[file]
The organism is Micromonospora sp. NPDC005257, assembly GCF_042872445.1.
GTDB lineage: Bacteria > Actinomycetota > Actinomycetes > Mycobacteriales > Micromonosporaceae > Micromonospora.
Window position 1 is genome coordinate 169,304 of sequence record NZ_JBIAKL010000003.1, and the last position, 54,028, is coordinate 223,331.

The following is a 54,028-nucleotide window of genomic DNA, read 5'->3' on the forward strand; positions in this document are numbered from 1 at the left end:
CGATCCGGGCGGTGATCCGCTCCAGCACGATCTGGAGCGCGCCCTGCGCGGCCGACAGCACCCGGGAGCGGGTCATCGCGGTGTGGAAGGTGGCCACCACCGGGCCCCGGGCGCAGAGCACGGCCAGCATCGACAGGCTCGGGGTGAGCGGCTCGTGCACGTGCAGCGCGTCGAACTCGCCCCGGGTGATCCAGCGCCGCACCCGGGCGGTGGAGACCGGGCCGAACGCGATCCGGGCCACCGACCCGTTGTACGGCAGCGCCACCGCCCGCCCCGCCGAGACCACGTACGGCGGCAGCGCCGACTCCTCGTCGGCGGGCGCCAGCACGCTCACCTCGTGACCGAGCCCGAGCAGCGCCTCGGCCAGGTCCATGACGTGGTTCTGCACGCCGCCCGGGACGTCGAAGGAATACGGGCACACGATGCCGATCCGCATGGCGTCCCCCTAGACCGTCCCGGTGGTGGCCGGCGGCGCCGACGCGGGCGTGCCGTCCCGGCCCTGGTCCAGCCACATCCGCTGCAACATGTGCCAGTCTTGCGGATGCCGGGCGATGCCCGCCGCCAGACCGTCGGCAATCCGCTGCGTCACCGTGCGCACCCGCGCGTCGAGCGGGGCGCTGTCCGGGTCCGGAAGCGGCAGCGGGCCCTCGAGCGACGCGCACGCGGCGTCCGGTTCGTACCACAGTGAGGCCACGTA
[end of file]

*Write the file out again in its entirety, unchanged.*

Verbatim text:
The organism is Micromonospora sp. NPDC005257, assembly GCF_042872445.1.
GTDB lineage: Bacteria > Actinomycetota > Actinomycetes > Mycobacteriales > Micromonosporaceae > Micromonospora.
Window position 1 is genome coordinate 169,304 of sequence record NZ_JBIAKL010000003.1, and the last position, 54,028, is coordinate 223,331.

The following is a 54,028-nucleotide window of genomic DNA, read 5'->3' on the forward strand; positions in this document are numbered from 1 at the left end:
CGATCCGGGCGGTGATCCGCTCCAGCACGATCTGGAGCGCGCCCTGCGCGGCCGACAGCACCCGGGAGCGGGTCATCGCGGTGTGGAAGGTGGCCACCACCGGGCCCCGGGCGCAGAGCACGGCCAGCATCGACAGGCTCGGGGTGAGCGGCTCGTGCACGTGCAGCGCGTCGAACTCGCCCCGGGTGATCCAGCGCCGCACCCGGGCGGTGGAGACCGGGCCGAACGCGATCCGGGCCACCGACCCGTTGTACGGCAGCGCCACCGCCCGCCCCGCCGAGACCACGTACGGCGGCAGCGCCGACTCCTCGTCGGCGGGCGCCAGCACGCTCACCTCGTGACCGAGCCCGAGCAGCGCCTCGGCCAGGTCCATGACGTGGTTCTGCACGCCGCCCGGGACGTCGAAGGAATACGGGCACACGATGCCGATCCGCATGGCGTCCCCCTAGACCGTCCCGGTGGTGGCCGGCGGCGCCGACGCGGGCGTGCCGTCCCGGCCCTGGTCCAGCCACATCCGCTGCAACATGTGCCAGTCTTGCGGATGCCGGGCGATGCCCGCCGCCAGACCGTCGGCAATCCGCTGCGTCACCGTGCGCACCCGCGCGTCGAGCGGGGCGCTGTCCGGGTCCGGAAGCGGCAGCGGGCCCTCGAGCGACGCGCACGCGGCGTCCGGTTCGTACCACAGTGAGGCCACGTA